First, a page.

The recommended daily allowance for protein is 0.8 g/kg/day – But is it right for you? In today’s post I am going to give you a simple and easy to read guide to answer the question: How much protein do I need?
The problem is that this RDA is based on sedentary individuals – people who are inactive and sit far too much – and is an amount is just aimed to prevent any loss and prevent deficiency.
So what does this mean? A recommended amount that is just enough to maintain muscle mass in an inactive person, could mean that as an active person – you are not getting enough protein to keep up your muscle mass and could:
- Be losing mass
- Wasting a lot of time and effort exercising
If you are going to go to all that great time and effort to exercise – you need the right fuel in your body to keep you going, help you recover AND help improve.
If you are an active person, this RDA is definitely NOT enough for you.
Note: 0.8 g/kg/day means grams of protein taken in per kilogram of body weight, per day. So if you are 80 kg – Your RDA is 64 grams per day (0.8 grams x 80 kilos).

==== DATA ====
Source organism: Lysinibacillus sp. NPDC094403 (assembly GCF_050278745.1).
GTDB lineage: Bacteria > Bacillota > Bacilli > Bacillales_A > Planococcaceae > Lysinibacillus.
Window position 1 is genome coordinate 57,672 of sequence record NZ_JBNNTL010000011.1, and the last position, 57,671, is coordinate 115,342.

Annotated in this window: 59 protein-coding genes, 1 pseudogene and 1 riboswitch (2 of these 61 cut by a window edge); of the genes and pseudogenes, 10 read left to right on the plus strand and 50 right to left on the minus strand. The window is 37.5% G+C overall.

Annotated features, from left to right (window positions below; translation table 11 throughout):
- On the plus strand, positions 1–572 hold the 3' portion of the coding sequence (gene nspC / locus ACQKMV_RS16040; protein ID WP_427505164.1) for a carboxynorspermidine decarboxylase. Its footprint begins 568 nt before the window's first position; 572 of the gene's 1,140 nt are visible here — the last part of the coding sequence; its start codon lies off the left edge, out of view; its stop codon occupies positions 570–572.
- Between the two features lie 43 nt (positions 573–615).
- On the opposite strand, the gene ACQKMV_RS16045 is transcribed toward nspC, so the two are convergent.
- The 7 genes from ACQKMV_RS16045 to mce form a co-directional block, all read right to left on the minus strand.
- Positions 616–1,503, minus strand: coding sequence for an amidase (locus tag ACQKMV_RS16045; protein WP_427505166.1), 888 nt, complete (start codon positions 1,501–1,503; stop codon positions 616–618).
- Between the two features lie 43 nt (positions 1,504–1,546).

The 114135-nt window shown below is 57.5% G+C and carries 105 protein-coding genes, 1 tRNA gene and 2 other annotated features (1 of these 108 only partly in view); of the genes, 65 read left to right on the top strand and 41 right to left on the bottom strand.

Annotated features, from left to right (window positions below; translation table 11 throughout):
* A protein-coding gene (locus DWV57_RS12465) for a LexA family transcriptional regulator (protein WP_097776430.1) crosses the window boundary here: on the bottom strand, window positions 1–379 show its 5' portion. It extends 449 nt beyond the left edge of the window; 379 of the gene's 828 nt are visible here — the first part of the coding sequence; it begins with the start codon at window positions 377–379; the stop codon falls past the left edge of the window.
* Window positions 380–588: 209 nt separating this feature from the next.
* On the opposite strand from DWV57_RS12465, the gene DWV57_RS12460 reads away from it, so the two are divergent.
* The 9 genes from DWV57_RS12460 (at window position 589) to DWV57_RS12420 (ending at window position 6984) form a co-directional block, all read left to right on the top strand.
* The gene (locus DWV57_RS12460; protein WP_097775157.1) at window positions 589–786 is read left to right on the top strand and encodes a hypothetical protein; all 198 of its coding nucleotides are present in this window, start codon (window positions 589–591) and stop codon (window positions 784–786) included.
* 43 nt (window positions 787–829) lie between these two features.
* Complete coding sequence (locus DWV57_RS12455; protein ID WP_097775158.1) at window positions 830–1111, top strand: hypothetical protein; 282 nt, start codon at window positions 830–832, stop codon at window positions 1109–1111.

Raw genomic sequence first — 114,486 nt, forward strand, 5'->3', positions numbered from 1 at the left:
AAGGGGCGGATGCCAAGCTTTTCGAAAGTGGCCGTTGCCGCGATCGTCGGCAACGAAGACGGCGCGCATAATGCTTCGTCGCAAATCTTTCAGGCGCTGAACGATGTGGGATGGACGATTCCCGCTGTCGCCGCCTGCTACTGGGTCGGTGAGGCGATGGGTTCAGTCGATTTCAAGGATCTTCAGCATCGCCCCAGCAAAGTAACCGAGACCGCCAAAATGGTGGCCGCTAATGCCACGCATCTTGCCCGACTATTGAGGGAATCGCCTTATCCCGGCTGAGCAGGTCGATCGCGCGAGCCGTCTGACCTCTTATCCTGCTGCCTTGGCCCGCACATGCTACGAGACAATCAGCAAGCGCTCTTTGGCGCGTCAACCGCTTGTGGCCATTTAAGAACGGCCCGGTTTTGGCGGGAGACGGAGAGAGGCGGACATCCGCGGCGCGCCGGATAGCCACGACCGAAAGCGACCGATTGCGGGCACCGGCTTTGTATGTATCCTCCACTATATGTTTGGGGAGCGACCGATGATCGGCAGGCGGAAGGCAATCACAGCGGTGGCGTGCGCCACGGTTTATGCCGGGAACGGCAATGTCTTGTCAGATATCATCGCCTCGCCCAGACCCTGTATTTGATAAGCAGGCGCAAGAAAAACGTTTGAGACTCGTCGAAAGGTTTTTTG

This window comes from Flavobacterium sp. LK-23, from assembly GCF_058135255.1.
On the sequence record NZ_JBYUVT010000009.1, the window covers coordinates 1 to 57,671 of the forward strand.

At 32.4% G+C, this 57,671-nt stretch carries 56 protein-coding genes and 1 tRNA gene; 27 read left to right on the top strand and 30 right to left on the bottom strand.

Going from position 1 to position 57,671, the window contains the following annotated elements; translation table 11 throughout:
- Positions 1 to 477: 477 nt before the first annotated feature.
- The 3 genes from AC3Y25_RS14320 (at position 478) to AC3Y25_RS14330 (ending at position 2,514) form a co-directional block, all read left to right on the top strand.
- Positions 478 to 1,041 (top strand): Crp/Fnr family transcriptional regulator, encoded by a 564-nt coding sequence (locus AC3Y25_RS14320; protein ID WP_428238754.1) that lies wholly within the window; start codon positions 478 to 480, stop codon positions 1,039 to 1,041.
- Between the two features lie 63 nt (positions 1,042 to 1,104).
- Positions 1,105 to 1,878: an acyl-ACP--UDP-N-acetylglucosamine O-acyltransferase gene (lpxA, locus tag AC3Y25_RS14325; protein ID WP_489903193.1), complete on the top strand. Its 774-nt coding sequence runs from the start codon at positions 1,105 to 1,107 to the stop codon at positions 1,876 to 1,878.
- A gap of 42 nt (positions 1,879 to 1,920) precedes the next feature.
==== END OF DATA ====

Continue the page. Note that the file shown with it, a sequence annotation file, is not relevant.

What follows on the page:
So how much should an active person be consuming?
Multiple scientific bodies estimate that the requirement is double your recommended allowance(1). And whats more if you are new to working out – you need more than someone who has been doing it for years.
One study showed that novice body builders require an intake of 1.6-1.7 g/kg/day – Now I know you may not be a body builder, but if you are working out regularly and particularly if you are doing resistance training at the gym – this gives a good guide.
In those of you who are well trained and work-out regularly, the amount is actually a bit lower – at 1.4 g/kg/day
So: If you are sedentary and don’t exercise much at all – stick to the RDA, BUT if you workout regularly, you should be taking around 1.4 grams per kg of your body weight and if you are new to resistance training maybe bump it up a gram or two . If you exercise moderately for fitness and health, aim for 1-1.2 g/kg/day – Otherwise you are not fueling your body right, which leads to you not maximizing your effort.
One other interesting finding from new research that debunks some common myths is this:
The window for protein consumption would appear to be greater than one-hour before and after a resistance training session. Positive effects were actually due to increased protein intake, and not the timing of when it is taken. This throws the common belief that you need to consume protein within a hour of exercise into the spotlight – What do you think?
Keep fit and healthy,